[MUD-Dev] MMORPG Comparison (UO, EQ, AC, AO, DAoC)

John Buehler johnbue at msn.com
Sun Oct 14 21:42:24 New Zealand Daylight Time 2001


Brian Hook writes:
> At 02:05 AM 10/13/01 -0700, John Buehler wrote:

>> What do folks think would happen if everyone on an EverQuest
>> server started out at level 60?  I know that my old guild in
>> EverQuest is pretty much disintegrating because they've all
>> pushed characters up to level 60 at least one time and the desire
>> to achieve is pretty well sated.

> I've actually sort of dealt with this.  Back in the day, I had
> some buffed (level 50, back when that was the cap) characters on
> the EQ Test Server.  I had a couple trusted friends that were also
> buffed, and we played on there for a while.  They got really
> bored, really fast, and went back to their regular servers.  For
> one of them, it was obvious that he wanted a larger crowd to lord
> his achievements over.  For the other, he felt that any sense of
> danger or adventure was pretty much toast -- there was no point in
> visiting mid-level regions anymore since everything was
> underpowered and offered weak loot.

> The standard argument against "standard buffs" is that it destroys
> the "coolness" of high level content.  Instead of taking months to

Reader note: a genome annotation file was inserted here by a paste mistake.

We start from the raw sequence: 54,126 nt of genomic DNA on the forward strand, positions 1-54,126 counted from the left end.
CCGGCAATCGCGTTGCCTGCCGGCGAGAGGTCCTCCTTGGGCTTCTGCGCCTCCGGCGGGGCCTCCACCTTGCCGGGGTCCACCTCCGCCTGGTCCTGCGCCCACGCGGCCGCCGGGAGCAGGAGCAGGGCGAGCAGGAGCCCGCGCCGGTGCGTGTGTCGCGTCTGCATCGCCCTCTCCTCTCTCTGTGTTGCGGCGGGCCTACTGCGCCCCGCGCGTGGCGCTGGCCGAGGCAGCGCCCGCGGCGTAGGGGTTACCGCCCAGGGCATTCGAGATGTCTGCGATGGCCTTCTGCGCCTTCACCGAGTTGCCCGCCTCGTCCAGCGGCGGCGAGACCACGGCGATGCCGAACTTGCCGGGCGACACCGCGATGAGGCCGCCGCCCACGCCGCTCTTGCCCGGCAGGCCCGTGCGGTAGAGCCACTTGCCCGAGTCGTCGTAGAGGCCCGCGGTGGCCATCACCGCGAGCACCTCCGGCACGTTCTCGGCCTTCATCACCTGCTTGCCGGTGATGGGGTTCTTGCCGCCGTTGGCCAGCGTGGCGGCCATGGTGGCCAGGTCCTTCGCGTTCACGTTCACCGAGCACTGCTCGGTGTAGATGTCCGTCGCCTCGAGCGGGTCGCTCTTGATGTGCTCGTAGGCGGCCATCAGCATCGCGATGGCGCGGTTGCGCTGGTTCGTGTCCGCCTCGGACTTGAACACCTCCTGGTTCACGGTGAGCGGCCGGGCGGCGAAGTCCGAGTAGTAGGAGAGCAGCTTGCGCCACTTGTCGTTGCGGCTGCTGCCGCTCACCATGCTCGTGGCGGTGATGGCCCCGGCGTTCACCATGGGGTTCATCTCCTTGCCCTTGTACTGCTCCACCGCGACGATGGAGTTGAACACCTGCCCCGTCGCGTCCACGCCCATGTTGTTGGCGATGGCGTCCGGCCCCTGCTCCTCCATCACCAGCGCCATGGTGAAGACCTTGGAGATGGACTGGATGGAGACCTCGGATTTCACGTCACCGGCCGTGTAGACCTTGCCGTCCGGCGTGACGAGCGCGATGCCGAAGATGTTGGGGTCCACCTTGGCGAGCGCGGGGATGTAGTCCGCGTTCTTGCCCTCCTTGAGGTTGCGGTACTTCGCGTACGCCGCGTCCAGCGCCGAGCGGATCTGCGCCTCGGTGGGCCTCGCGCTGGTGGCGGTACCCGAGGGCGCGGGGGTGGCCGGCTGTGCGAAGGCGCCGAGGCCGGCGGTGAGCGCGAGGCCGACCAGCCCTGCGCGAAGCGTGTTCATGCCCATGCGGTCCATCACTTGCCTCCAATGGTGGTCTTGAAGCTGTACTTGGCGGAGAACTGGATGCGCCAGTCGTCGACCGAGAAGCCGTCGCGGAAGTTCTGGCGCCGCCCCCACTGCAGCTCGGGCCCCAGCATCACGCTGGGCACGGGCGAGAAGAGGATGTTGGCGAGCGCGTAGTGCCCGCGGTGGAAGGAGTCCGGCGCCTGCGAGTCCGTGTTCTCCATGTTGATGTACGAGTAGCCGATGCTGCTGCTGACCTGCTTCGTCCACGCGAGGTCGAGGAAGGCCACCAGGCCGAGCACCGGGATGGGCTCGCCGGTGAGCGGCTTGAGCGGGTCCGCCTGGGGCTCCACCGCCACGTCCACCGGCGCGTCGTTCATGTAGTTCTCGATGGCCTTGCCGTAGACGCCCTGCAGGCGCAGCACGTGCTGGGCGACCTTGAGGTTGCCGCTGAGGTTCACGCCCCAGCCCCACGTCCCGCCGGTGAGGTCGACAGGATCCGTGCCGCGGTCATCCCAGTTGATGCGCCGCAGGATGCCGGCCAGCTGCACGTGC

> explore the world (and post it on Web sites), it becomes a matter
> of days.  No sense of exploration.

Repopulate the entire world with opponents worthy of a 50th level
character.  Provide for dungeons to be held and defended by
color-coded player guilds instead of monsters.  Stick dragons in
more places in the world.  Let players control monsters.  Alter the
content of the world over time.  I suspect that there are a number
of things that can be done with the basic EverQuest structure to
provide entertainment other than kill-to-achieve-and-loot.

As for exploration, I'm a vehement opponent of hand-crafted worlds
that players then work their way through.  I consider exploration to
be more of a sense of discovery of how the world works and who does
what.  I don't want developers and designers spending months on neat
graphics that I can look at once, marvel, and then subsequently
ignore.  I'm currently spending as much time playing Red Faction as
a demo as I am the released version of Asheron's Call.  I get a
sense of exploration with Red Faction because of the interactions
with the AI character guards.  I don't get a sense of exploration
with Asheron's Call, despite the vast size of the world and the
significantly greater content.  That's because it's always the same.
Shoot a monster that looks like a shadow or shoot a monster that
looks like a mud golem.  They behave the same and do the same
things.

Apologies for the aside, but I consider what could be done versus
what is being done and I get a little irritated.  The big
multiplayer games aren't shooting for the kind of entertainment that
I'd like to see, which disappoints me.  Then I have to reconsider
what it takes to build these games and I just sigh and go and play
another run of Red Faction.

JB

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